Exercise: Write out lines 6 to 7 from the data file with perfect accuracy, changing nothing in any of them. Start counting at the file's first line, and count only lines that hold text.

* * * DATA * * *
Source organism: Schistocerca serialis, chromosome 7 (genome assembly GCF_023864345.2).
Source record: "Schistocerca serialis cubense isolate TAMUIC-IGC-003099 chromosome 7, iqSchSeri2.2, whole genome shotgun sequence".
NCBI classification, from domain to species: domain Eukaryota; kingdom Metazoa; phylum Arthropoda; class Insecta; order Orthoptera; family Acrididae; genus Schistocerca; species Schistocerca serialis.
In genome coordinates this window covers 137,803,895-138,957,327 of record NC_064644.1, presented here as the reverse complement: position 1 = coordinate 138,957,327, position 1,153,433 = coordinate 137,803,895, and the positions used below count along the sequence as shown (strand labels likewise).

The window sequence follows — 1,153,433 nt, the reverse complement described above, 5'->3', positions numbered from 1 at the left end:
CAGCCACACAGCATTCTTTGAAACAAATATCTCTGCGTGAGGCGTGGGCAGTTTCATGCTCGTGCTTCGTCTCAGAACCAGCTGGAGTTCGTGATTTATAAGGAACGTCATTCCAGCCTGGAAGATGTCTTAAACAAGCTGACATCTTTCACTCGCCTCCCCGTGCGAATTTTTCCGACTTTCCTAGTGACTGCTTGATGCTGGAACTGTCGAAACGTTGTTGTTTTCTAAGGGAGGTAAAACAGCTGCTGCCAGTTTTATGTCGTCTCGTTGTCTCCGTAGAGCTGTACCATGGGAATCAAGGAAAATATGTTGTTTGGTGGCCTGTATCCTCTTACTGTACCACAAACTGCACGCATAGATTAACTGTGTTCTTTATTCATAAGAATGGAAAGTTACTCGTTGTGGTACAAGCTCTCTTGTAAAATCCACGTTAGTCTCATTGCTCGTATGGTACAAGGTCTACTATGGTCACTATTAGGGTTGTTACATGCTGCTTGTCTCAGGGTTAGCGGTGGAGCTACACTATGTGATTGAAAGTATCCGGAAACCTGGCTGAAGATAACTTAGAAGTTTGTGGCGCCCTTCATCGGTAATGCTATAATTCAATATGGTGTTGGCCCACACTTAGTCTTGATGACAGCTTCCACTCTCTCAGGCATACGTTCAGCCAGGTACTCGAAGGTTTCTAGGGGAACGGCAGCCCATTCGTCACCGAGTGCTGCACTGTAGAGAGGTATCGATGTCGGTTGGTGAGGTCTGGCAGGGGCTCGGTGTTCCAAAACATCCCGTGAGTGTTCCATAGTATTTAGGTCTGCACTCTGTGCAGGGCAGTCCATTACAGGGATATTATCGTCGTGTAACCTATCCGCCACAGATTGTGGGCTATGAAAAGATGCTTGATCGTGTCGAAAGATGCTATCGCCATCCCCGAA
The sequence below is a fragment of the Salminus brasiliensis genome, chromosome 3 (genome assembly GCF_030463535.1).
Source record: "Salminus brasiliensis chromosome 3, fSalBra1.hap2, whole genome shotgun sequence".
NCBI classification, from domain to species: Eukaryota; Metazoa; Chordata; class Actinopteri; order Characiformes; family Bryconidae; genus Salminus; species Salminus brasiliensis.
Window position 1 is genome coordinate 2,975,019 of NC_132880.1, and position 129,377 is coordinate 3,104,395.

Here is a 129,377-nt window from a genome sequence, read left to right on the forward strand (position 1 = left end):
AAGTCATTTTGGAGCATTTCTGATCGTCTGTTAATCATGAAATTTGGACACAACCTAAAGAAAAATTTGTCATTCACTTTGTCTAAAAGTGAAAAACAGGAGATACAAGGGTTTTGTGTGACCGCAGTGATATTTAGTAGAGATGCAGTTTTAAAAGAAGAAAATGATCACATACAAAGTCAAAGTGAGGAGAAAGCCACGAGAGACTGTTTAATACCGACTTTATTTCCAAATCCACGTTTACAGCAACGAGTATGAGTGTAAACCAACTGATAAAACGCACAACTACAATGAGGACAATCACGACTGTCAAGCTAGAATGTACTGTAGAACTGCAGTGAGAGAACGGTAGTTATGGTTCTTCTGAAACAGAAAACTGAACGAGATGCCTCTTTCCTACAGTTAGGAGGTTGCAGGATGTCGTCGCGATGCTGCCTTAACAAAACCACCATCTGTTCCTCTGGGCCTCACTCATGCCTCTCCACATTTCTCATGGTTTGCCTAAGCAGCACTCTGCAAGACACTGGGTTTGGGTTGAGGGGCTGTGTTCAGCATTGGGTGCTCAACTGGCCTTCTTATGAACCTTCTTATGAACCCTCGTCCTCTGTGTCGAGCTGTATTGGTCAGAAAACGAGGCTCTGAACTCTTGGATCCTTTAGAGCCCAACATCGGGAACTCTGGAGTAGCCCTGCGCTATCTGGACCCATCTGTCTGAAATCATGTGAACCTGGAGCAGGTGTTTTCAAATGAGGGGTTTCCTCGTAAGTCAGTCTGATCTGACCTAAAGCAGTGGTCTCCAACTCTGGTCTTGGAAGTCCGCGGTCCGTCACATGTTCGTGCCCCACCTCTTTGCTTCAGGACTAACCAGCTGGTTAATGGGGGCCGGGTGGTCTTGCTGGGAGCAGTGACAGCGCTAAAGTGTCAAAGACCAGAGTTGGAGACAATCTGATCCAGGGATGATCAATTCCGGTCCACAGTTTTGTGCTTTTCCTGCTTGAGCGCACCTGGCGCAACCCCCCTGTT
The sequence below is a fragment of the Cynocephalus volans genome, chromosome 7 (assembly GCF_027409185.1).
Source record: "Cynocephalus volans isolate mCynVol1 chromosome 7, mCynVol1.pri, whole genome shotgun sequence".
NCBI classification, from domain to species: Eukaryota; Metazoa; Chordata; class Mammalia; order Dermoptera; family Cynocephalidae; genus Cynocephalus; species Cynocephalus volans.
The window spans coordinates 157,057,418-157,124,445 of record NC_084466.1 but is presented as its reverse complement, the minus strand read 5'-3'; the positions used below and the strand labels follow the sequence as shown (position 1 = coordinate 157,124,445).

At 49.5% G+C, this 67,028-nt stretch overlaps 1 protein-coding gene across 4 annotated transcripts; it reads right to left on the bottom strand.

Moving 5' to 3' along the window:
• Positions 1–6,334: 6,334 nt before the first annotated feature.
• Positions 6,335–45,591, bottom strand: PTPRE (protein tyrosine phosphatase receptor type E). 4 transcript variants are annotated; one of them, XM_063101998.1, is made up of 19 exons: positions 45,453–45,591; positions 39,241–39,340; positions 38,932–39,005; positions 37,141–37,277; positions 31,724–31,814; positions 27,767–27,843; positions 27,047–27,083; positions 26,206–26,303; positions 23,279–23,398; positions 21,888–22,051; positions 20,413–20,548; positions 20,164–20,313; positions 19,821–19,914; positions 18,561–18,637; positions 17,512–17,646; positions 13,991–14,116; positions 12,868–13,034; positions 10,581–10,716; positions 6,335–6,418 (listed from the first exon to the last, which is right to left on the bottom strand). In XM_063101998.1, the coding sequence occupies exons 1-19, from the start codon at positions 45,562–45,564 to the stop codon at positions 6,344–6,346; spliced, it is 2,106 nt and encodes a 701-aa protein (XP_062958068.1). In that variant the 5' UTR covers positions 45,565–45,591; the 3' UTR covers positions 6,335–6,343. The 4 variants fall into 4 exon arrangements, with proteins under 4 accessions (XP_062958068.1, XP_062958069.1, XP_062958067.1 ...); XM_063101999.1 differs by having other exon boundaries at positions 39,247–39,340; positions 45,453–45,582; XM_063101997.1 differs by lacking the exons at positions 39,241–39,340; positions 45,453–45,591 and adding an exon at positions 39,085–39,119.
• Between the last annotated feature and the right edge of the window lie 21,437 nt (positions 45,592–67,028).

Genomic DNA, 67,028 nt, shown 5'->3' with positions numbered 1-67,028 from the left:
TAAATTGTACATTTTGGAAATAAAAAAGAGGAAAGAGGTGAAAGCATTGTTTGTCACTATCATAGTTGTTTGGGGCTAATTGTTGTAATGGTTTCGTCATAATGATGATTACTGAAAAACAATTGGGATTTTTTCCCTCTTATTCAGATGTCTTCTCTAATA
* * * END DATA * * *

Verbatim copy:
CAGCCACACAGCATTCTTTGAAACAAATATCTCTGCGTGAGGCGTGGGCAGTTTCATGCTCGTGCTTCGTCTCAGAACCAGCTGGAGTTCGTGATTTATAAGGAACGTCATTCCAGCCTGGAAGATGTCTTAAACAAGCTGACATCTTTCACTCGCCTCCCCGTGCGAATTTTTCCGACTTTCCTAGTGACTGCTTGATGCTGGAACTGTCGAAACGTTGTTGTTTTCTAAGGGAGGTAAAACAGCTGCTGCCAGTTTTATGTCGTCTCGTTGTCTCCGTAGAGCTGTACCATGGGAATCAAGGAAAATATGTTGTTTGGTGGCCTGTATCCTCTTACTGTACCACAAACTGCACGCATAGATTAACTGTGTTCTTTATTCATAAGAATGGAAAGTTACTCGTTGTGGTACAAGCTCTCTTGTAAAATCCACGTTAGTCTCATTGCTCGTATGGTACAAGGTCTACTATGGTCACTATTAGGGTTGTTACATGCTGCTTGTCTCAGGGTTAGCGGTGGAGCTACACTATGTGATTGAAAGTATCCGGAAACCTGGCTGAAGATAACTTAGAAGTTTGTGGCGCCCTTCATCGGTAATGCTATAATTCAATATGGTGTTGGCCCACACTTAGTCTTGATGACAGCTTCCACTCTCTCAGGCATACGTTCAGCCAGGTACTCGAAGGTTTCTAGGGGAACGGCAGCCCATTCGTCACCGAGTGCTGCACTGTAGAGAGGTATCGATGTCGGTTGGTGAGGTCTGGCAGGGGCTCGGTGTTCCAAAACATCCCGTGAGTGTTCCATAGTATTTAGGTCTGCACTCTGTGCAGGGCAGTCCATTACAGGGATATTATCGTCGTGTAACCTATCCGCCACAGATTGTGGGCTATGAAAAGATGCTTGATCGTGTCGAAAGATGCTATCGCCATCCCCGAA
The sequence below is a fragment of the Salminus brasiliensis genome, chromosome 3 (genome assembly GCF_030463535.1).